Can you think of any organization that has had 35 consecutive years of sales growth? A few come to mind that may fit that category, but you can count them on one hand. Statistics from past RadTech International shows indicate that the UV/EB formulated product growth for the North American market is just over 7% annually.

Fueling this growth is not just the push for “green” technology and increased productivity required in manufacturing, but also the availability of new raw materials from suppliers. These new materials allow formulators the ability to produce UV coatings with improved physical properties and better product performance, which opens up new capabilities for users.

Can you think of any organization that has had 35 consecutive years of sales growth? A few come to mind that may fit that category, but you can count them on one hand. Statistics from past RadTech International shows indicate that the UV/EB formulated product growth for the North American market is just over 7% annually.

Fueling this growth is not just the push for “green” technology and increased productivity required in manufacturing, but also the availability of new raw materials from suppliers. These new materials allow formulators the ability to produce UV coatings with improved physical properties and better product performance, which opens up new capabilities for users.

Two factors are primarily driving the growth of UV-cured coatings.
  • Environmental – At solids up to 100%, UV-coatings can provide a reduction or elimination of VOCs and HAPs.
  • World-class manufacturing characterized by shorter cure times, automated processes, reduced lead time, reduced scrap, waste and rework, and just in time inventory.
The integration of all these factors is creating larger opportunities for companies within the industry. Now is the time to look to the future and take advantage of available opportunities.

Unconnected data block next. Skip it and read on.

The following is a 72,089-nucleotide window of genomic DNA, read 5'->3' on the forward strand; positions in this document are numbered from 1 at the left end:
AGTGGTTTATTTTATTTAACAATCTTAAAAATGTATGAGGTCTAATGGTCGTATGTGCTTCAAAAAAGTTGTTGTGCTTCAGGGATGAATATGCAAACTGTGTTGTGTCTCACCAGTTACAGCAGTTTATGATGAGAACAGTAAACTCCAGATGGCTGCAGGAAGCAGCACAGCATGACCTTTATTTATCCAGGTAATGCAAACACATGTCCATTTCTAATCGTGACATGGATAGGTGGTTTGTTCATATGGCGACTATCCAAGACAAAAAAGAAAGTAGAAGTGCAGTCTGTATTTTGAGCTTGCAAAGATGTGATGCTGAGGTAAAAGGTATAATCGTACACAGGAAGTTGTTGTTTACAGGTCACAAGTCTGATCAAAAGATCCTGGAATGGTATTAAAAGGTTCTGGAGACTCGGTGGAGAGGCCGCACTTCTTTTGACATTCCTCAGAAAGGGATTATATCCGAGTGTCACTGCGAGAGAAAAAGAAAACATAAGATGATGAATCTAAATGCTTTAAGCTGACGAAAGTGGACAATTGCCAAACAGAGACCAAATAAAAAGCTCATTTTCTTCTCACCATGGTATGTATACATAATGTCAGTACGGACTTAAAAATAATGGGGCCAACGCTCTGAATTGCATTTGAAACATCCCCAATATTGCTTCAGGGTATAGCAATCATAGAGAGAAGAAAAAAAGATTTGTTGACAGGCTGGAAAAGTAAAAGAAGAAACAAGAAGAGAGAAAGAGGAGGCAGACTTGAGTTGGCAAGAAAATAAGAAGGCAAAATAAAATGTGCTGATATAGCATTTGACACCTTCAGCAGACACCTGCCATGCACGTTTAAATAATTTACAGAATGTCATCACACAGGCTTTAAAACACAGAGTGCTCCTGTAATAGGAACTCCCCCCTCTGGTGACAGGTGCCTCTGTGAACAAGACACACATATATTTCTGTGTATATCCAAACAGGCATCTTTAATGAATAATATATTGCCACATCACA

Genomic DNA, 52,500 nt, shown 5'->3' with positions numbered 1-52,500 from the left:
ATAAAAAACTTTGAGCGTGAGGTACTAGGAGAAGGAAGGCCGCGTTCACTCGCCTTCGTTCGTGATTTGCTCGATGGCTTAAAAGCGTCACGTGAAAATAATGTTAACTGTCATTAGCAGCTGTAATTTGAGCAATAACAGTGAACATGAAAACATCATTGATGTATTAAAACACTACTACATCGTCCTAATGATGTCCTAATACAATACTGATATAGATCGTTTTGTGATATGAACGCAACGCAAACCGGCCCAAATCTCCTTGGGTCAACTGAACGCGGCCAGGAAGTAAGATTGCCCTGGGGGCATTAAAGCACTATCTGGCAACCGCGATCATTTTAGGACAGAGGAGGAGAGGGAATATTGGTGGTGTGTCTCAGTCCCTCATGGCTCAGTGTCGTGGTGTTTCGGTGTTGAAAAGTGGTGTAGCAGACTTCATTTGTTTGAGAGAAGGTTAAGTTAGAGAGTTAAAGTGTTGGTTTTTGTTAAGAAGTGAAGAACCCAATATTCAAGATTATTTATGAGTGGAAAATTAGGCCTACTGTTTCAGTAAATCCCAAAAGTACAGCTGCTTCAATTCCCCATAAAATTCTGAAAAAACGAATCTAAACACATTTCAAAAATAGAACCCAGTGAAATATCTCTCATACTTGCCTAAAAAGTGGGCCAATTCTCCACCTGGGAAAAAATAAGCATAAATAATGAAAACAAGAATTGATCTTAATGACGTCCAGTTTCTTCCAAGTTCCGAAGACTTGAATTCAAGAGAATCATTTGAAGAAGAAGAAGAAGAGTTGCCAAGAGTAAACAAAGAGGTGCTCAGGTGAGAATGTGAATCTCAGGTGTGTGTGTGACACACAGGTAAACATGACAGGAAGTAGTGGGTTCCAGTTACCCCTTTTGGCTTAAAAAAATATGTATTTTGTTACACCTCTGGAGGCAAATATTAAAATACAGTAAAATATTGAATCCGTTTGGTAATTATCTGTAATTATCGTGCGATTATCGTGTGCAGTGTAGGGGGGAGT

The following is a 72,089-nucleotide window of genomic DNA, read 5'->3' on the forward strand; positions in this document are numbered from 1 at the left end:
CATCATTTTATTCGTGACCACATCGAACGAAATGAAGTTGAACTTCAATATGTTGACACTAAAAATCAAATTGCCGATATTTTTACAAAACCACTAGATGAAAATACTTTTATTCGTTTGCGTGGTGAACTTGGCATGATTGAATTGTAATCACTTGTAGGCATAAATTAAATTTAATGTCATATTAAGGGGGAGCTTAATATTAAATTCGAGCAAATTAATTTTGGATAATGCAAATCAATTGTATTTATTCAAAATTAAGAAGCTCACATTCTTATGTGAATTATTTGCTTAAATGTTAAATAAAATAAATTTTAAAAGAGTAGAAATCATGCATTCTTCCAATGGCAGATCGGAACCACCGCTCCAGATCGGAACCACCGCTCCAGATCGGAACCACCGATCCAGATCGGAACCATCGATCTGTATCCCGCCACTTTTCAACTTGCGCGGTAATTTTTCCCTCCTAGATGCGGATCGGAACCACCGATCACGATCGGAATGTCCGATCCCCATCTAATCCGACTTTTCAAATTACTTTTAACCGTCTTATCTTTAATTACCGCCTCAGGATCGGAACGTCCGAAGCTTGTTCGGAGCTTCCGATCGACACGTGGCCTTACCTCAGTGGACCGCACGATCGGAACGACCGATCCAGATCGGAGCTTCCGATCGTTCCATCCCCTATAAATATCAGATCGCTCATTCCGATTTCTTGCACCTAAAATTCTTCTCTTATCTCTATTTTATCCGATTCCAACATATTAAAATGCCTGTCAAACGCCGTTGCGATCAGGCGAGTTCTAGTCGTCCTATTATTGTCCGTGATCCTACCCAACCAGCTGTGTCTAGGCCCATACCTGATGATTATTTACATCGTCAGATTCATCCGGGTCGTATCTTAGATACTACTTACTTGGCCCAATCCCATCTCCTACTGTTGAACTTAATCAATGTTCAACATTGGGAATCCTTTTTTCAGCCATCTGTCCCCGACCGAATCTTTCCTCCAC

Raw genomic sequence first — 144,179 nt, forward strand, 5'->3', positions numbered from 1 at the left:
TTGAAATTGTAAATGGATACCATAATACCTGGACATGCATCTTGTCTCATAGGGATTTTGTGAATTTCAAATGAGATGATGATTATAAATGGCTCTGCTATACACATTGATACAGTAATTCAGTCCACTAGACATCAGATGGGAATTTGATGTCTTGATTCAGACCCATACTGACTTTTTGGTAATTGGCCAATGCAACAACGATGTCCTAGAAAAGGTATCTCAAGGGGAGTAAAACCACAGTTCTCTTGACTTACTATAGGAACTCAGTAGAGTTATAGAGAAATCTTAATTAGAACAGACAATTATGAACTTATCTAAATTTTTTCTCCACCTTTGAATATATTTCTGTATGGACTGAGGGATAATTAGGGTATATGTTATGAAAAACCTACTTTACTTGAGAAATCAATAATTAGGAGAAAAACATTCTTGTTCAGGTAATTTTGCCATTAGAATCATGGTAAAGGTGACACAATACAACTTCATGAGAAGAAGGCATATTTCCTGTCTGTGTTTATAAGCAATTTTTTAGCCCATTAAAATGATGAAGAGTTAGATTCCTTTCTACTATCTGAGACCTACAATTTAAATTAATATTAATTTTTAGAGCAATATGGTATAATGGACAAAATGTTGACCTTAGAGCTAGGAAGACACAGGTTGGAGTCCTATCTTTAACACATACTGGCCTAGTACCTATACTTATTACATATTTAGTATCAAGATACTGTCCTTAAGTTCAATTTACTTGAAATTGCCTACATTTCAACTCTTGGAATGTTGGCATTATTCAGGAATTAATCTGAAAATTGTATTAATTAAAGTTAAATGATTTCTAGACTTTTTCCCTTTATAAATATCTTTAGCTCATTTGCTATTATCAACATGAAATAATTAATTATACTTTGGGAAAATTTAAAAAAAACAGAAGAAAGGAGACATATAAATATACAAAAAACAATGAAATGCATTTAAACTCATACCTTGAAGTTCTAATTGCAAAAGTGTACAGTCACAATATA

Coating Components

Paint is typically defined as a liquid, containing a resin (or polymer), solvent (or water), additives and possibly pigment. For simplification, powder coatings and electrocoat will not be used for comparison.

The resin can be thought of as the “film former,” which binds all the ingredients into a continuous system and forms a film when dried. Higher-molecular-weight synthetic resins are more generally referred to as polymers. Polymers are usually highly viscous, and solvent (or water) is incorporated to enable the blending of other ingredients and sprayability of the coating.

The term ‘binder’ is sometimes used interchangeably with resin, but the binder is, by definition, the nonvolatile portion of the liquid vehicle of a coating. It binds the pigment particles and other additives and the paint film as a whole to the material to which it is applied.

The binder provides:

  • adhesion to the substrate;
  • encapsulating and holding the pigment particles separate, preventing clustering;
  • flowing out; forming a smooth, uniform film to optimize film properties, including gloss; and
  • physical and chemical properties such as hardness, flexibility, durability, recoatability, abrasion and impact resistance, and water, UV, chemical and corrosion resistance.

Being a liquid, the solvent or water lowers the viscosity of the binder to allow application onto a substrate, which then evaporates to form a paint film. Solvents are measured in VOCs and are regulated by the EPA. Some, such as acetone, are considered “exempt” by the EPA and do not count as a VOC in regard to emission permits in most states.

Pigments are solid particles that provide color and gloss control and remain insoluble in the binder. Typical pigments include: inorganic, organic and metallics.

Chemical additives are included in the paint formulation to provide unique characteristics and to improve the paint performance. Typical additives include catalysts, anti-blocking agents, defoamers, flow-control agents, gloss modifiers (high or low), storage stabilizers, UV-blocking agents, dispersants and rust inhibitors.

Thermal vs. Radiation Curing

Formulated UV-cured coatings can be looked at similarly, by replacing the words resin, solvent and catalyst with the words oligomer, monomer and photoinitiator.

Oligomers provide bonding, pigment encapsulation, flow-out and the physical properties of the coating. Like solvent, the monomer reduces the viscosity, but also provides some properties similar to the oligomer, plus flexibility and crosslinking.

Monomer addition in most cases reduces the viscosity to a level that makes roll coating or rotary atomization an effective application method. For easier application or better flow out, UV coatings can be formulated at less than 100% solids by adding solvent or water. In this way, a conventional or HVLP spray gun can be used for application.

The photoinitiator acts as a catalyst to initiate the chemical reaction. Monomers and oligomers are converted to polymers, and crosslinking occurs during this free radical reaction.


Another way to distinguish between UV-cured coatings and solvent/water-based coatings is by the different types of polymers and how they cure. Solvent or waterborne polymers are often characterized based on how they form a paint film.